The Tragedy of Perception

A vision of death

In which Lily’s goldfish starts seeing things.

Back in the living room, Lily’s solitary goldfish, Matilda Smithe, was hovering in the goldfish bowl.

She hovered in that same spot for the past two hours, remaining motionless—except, that is, for the occasional flap of a fin, which was needed to counteract the slight propulsive effect of the steady trickle of water passing through her gills. And this she only did because it was absolutely necessary, it being a well‑known fact (among goldfish, that is) that you need to counteract this slight propulsive effect with an occasional fin‑flap in order to prevent your nose from eventually bumping into the side of the bowl.

She slowly gazed round the bowl at the usual sight of the bowl’s emptiness. She wondered why there were no other fish in her company. Then it occurred to her that her life seemed pointless, since there were no other fish for her to talk to or be with. She felt her usual aching desire to be with other fish, which would have made her life worthwhile; and without that, her life seemed to consist of this terrible emptiness—like living at the centre of an impenetrable barrier which it was impossible for her to pass through, or for others to enter.

While feeling this, she was gazing down at the living‑room carpet when she saw something that filled her with fear; she saw a vision of death in the living room. And this vision was the sight of herself lying there on the carpet. The vision shouted at her—Do it, do it—filling her with dread. Then she realized why she found the vision so alarming. It was because she was about to obey it; she really was! And that alarming voice continued shouting—Do it, do it.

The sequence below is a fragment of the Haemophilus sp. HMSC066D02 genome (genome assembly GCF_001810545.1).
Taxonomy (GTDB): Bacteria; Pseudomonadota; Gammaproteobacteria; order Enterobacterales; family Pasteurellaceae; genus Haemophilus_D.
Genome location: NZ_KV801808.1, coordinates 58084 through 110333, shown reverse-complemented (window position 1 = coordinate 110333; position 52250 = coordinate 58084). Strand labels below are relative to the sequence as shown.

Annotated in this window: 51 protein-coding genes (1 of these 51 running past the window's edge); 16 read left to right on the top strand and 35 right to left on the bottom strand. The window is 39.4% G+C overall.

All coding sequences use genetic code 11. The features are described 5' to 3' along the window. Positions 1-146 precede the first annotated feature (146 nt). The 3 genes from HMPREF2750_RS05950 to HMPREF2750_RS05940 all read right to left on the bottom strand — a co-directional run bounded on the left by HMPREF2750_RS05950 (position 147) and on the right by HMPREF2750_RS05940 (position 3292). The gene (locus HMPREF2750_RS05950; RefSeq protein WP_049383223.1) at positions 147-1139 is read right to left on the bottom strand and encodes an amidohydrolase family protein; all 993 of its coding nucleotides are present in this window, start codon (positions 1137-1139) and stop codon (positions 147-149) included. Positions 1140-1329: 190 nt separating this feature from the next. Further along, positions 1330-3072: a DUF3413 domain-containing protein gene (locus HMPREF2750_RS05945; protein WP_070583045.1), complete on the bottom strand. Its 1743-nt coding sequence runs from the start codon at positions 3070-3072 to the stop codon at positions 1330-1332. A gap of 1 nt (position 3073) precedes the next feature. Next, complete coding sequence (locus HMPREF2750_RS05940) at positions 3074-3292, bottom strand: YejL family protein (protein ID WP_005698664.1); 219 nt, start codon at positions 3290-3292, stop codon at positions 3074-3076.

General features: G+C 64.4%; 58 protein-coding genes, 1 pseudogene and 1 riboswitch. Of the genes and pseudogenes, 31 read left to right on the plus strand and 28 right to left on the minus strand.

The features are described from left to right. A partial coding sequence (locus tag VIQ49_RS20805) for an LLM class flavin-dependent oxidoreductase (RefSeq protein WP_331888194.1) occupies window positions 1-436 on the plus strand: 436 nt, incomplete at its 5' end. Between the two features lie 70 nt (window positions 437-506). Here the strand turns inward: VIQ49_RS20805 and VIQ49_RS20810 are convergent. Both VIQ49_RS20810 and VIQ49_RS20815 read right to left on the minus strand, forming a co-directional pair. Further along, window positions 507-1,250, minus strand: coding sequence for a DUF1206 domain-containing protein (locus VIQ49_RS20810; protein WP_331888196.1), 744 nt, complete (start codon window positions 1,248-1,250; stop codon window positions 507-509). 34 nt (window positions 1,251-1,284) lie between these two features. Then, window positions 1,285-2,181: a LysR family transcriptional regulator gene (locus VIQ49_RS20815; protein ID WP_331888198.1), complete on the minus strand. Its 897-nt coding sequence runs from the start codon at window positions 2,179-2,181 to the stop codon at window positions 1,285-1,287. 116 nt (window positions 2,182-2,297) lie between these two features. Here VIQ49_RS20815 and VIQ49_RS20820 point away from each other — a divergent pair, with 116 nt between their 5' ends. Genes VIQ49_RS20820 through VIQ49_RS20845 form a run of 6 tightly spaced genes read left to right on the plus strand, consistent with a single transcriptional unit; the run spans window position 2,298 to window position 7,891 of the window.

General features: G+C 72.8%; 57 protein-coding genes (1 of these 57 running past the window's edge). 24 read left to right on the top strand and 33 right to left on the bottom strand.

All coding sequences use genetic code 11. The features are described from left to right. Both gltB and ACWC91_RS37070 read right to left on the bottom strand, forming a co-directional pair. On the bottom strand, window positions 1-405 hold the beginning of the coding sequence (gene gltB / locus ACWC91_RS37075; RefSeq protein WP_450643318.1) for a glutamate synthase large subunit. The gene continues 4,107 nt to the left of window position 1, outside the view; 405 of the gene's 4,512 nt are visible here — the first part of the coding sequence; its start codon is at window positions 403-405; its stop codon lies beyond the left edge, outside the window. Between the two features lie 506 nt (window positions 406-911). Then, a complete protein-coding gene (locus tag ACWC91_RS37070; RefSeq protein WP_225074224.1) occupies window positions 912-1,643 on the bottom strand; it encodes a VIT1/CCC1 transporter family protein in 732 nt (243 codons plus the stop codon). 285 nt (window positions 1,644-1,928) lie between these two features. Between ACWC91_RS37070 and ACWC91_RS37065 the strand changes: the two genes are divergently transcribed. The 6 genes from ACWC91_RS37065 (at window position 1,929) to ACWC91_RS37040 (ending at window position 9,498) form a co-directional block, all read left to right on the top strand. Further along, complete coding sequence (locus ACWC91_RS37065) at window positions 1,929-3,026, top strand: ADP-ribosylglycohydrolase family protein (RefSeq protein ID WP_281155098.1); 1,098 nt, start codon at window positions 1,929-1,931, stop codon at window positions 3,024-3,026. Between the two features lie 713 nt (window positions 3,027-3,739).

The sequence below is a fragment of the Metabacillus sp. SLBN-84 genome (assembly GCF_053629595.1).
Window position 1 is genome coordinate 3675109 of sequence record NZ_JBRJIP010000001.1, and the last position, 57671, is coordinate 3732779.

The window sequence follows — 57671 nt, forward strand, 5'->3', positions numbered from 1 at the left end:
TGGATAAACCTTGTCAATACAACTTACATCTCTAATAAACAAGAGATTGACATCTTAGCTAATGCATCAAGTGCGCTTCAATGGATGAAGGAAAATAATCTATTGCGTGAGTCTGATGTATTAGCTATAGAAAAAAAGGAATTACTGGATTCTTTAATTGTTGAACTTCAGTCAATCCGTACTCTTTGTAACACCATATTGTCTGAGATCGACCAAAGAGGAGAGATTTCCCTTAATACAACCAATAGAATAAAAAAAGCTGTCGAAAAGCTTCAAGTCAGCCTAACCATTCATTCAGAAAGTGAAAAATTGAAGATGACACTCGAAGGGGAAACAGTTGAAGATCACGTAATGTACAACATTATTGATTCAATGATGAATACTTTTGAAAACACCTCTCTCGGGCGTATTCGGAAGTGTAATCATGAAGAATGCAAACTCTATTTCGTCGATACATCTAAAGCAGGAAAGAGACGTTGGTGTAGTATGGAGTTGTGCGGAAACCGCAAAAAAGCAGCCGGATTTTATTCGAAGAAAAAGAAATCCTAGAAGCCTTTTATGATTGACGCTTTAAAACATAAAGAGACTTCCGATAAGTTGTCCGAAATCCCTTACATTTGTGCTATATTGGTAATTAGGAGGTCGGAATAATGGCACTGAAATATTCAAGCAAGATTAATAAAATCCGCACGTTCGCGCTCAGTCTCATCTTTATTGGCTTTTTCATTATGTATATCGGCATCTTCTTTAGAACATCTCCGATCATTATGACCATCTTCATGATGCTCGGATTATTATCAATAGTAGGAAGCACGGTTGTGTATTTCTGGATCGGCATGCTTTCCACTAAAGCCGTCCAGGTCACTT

She looked up to the surface of the water—Do it, do it—but kept on merely watching the surface. She glanced down to the carpet, then heard that vision’s voice again. But it seemed that some other voice within her was preventing her from obeying it. The vision’s voice was still shouting—Do it—but its voice was no longer alarming to her, for she now knew she was not going to obey it; she could not; that other voice within her was too strong—a voice that seemed to be commanding her to go on living, whatever happened; just go on living.

The vision of death faded and she was left gazing down at the empty carpet. She continued to simply hover—but not forgetting to occasionally flap one of her fins.

Next
NEXT CHAPTER :

 

CONTENTS : BUY THE BOOK : LEAVE FEEDBACK : READERS' COMMENTS
www.CuriousPages.com
© Copyright Fletcher Kovich 1995-2016